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Vagal Nerve Stimulation for Gastroparesis (VNS)

The safety and scientific validity of this study is the responsibility of the study sponsor and investigators. Listing a study does not mean it has been evaluated by the U.S. Federal Government. Know the risks and potential benefits of clinical studies and talk to your health care provider before participating. Read our disclaimer for details. Identifier: NCT03120325
Recruitment Status : Recruiting
First Posted : April 19, 2017
Last Update Posted : September 10, 2019
Information provided by (Responsible Party):
Linda Nguyen, Stanford University

Brief Summary:

This study is investigating a new form of treatment for a digestive disorder called gastroparesis. Gastroparesis is thought to be caused by a mix of inflammation and neural dysfunction. The vagal nerve is a large nerve originating from the brain that regulates digestive function. Patients with gastroparesis have what is a called a low vagal tone which results in gastrointestinal motility problems and inflammation; therefore, investigators hypothesize that increasing vagal tone through a hand-held vagal nerve simulator will reduce inflammation and gastrointestinal motility problems in gastroparesis patients. Investigators will evaluate this hypothesis through the use of upper endoscopy testing, breath testing, and blood, stool, urine, heart rate variability, and saliva testing before and after 4 weeks of vagal nerve stimulation (VNS) treatment.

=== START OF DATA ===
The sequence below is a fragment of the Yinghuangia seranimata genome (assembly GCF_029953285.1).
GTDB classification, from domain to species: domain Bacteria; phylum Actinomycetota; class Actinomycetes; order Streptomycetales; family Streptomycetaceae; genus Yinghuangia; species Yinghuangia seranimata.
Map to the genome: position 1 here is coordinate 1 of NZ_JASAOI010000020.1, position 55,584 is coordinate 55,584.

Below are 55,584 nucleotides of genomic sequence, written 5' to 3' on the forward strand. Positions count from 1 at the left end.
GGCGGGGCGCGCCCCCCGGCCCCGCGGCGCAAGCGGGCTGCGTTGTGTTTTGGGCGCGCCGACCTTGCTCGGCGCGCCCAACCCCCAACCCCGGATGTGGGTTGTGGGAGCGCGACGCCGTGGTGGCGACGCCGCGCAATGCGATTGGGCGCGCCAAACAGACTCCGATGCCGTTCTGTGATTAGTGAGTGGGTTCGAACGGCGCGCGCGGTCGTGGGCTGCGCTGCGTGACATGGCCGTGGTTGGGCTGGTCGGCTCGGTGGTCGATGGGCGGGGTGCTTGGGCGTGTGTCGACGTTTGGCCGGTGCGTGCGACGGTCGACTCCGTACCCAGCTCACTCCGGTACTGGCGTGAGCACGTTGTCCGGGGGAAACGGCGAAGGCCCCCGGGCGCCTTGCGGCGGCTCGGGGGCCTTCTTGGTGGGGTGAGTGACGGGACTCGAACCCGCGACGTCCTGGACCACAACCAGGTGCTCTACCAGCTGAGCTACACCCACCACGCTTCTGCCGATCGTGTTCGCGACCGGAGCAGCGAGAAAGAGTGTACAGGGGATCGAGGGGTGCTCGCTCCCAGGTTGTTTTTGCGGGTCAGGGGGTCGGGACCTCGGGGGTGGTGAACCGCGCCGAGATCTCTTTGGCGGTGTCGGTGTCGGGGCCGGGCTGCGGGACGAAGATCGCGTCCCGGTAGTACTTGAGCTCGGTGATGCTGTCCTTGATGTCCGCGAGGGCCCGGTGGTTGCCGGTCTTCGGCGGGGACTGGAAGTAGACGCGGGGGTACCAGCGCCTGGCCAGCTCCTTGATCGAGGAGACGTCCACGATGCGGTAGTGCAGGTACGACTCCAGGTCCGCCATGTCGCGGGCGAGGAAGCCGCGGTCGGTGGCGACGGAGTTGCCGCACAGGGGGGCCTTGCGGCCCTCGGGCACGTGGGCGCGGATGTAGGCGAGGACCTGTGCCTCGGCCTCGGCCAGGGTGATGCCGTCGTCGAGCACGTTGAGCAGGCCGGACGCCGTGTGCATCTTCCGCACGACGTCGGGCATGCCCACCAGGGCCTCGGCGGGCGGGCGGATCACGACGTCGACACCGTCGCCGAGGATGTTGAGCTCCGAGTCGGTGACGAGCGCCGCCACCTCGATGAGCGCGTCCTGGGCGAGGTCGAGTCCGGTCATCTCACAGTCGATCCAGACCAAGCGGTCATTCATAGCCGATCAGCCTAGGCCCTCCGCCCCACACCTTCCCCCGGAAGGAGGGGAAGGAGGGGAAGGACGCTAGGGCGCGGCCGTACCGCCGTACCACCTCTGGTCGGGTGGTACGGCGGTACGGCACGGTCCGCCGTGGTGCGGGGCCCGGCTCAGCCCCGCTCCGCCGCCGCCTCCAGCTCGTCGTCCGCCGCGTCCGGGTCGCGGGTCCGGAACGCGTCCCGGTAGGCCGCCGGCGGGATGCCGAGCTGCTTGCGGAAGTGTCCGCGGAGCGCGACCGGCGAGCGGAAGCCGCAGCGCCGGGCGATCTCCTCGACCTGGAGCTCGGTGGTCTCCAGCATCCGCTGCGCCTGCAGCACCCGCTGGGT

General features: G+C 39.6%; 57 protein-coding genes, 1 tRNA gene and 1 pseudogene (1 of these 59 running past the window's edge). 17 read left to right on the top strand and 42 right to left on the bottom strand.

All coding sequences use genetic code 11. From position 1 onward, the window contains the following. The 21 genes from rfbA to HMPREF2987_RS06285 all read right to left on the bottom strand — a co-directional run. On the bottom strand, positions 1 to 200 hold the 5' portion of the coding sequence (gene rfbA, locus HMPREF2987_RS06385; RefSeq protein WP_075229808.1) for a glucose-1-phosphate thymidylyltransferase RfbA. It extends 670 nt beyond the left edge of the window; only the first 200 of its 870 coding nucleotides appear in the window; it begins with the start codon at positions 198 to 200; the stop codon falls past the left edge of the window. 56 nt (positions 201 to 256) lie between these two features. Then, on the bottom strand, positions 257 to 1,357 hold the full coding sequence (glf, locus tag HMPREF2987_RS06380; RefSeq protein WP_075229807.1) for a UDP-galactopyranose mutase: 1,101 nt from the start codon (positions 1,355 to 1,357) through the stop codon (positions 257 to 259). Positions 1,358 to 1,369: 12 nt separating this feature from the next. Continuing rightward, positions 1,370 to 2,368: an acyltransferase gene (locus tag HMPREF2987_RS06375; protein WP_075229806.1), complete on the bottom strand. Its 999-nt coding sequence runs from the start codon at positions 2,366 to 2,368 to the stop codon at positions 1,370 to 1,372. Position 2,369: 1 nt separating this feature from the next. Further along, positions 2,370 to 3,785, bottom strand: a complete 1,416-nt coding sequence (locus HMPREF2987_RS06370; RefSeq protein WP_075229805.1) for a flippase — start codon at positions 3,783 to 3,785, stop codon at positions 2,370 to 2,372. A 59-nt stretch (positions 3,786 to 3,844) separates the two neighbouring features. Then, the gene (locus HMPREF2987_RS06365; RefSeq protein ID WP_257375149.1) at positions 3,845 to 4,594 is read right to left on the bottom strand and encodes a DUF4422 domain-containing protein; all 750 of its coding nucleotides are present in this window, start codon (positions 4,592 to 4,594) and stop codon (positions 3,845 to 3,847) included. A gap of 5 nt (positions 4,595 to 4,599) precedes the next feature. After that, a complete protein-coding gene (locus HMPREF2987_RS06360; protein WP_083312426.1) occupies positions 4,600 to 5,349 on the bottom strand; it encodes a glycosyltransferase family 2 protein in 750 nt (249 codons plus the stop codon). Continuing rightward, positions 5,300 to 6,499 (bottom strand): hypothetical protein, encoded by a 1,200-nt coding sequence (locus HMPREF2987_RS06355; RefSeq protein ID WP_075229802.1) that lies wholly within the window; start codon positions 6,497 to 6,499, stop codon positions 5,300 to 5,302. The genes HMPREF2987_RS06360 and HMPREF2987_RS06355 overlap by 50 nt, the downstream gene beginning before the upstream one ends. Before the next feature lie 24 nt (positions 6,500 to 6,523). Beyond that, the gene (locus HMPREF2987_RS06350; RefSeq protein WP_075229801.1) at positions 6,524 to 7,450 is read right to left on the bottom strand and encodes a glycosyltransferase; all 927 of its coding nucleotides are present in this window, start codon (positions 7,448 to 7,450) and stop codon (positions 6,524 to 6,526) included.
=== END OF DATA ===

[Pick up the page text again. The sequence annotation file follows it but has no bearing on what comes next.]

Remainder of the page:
There are 6 research visits

Visit 1 and visit 2 may take up to 8 weeks (screening/baseline) Visit 3 and visit 4 will take 4 weeks (VNS treatment) visit 5 and 6 will take approximately 4 weeks (VNS followup/washout)

Consequently, it is possible that if a patient were to be at the farthest ends of visit windows, they could potentially be in the study for approx 16 weeks. Visit 1 and 2 may be less than 8 weeks which would shorten the patient's overall involvement in the study.

The treatment phase of the study will always be 4 weeks with an additional 4 week washout phase.

Use of the VNS device takes 4 weeks. Endoscopy and blood work are taken before and after the treatment period.

Condition or disease Intervention/treatment Phase
Gastroparesis Device: Vagal Nerve Stimulation Not Applicable

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Study Type : Interventional  (Clinical Trial)
Estimated Enrollment : 45 participants
Intervention Model: Single Group Assignment
Intervention Model Description:

Three cohorts:

Idiopathic Gastoparesis (n =15) Diabetic Gastroparesis (n=15) Functional Dyspepsia (n=15)

Masking: None (Open Label)
Primary Purpose: Treatment
Official Title: Therapeutic Potential and Neuroimmune Mechanisms of Vagal Nerve Stimulation on Gastrointestinal Motility and Inflammation